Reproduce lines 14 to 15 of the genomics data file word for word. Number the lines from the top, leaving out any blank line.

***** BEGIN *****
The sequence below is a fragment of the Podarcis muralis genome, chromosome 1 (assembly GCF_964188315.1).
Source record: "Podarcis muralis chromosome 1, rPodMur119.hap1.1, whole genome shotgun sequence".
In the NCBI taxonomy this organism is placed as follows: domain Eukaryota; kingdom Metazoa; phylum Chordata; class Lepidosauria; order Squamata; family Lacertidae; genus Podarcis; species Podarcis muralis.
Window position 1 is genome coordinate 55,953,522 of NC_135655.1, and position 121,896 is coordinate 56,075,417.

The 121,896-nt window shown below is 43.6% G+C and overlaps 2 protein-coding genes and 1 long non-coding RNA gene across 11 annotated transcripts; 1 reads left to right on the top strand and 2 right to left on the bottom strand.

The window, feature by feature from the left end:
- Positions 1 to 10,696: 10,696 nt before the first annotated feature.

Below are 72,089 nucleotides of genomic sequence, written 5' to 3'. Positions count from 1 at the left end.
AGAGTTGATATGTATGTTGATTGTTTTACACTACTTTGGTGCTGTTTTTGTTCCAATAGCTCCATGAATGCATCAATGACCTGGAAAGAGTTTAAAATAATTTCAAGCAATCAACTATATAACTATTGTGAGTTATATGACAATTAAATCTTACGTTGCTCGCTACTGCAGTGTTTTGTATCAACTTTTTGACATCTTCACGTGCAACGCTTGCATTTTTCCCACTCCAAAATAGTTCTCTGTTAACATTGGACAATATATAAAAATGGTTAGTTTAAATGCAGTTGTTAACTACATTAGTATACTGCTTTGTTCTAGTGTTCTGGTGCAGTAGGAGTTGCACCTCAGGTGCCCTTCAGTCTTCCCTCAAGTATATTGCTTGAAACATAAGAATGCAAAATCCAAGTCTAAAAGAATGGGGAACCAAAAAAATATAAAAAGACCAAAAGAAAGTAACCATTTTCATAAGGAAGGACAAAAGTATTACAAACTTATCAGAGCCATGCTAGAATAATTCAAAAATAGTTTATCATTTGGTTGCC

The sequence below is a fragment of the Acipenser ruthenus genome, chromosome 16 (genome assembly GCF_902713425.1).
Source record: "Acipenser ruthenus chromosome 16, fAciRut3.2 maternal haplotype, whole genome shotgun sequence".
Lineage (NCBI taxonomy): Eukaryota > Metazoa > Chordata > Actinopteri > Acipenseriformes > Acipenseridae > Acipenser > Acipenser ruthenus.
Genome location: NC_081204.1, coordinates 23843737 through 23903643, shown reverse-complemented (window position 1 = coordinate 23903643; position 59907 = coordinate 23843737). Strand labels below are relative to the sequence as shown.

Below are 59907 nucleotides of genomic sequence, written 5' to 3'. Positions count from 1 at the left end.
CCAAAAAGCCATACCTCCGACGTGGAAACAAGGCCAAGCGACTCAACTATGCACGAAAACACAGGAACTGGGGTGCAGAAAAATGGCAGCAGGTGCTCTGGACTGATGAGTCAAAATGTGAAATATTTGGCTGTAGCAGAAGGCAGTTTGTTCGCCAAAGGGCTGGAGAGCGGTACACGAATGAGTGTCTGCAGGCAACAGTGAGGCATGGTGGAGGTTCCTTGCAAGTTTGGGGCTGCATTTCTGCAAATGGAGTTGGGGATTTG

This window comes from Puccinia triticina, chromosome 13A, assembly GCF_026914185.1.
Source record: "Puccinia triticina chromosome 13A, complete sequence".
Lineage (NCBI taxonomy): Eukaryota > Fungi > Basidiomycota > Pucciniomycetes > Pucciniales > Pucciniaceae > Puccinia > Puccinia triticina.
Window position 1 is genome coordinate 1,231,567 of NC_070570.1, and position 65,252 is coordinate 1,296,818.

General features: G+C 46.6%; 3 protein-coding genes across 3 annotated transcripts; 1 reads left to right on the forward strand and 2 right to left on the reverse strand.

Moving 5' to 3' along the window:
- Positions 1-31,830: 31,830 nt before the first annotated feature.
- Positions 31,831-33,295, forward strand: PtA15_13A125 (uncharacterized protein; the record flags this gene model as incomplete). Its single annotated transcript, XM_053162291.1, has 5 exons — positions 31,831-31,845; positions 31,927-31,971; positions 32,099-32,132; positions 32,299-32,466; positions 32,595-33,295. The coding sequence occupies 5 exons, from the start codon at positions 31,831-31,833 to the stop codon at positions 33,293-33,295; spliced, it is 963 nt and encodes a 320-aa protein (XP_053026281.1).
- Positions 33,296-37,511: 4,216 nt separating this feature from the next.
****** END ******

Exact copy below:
Below are 59907 nucleotides of genomic sequence, written 5' to 3'. Positions count from 1 at the left end.
CCAAAAAGCCATACCTCCGACGTGGAAACAAGGCCAAGCGACTCAACTATGCACGAAAACACAGGAACTGGGGTGCAGAAAAATGGCAGCAGGTGCTCTGGACTGATGAGTCAAAATGTGAAATATTTGGCTGTAGCAGAAGGCAGTTTGTTCGCCAAAGGGCTGGAGAGCGGTACACGAATGAGTGTCTGCAGGCAACAGTGAGGCATGGTGGAGGTTCCTTGCAAGTTTGGGGCTGCATTTCTGCAAATGGAGTTGGGGATTTG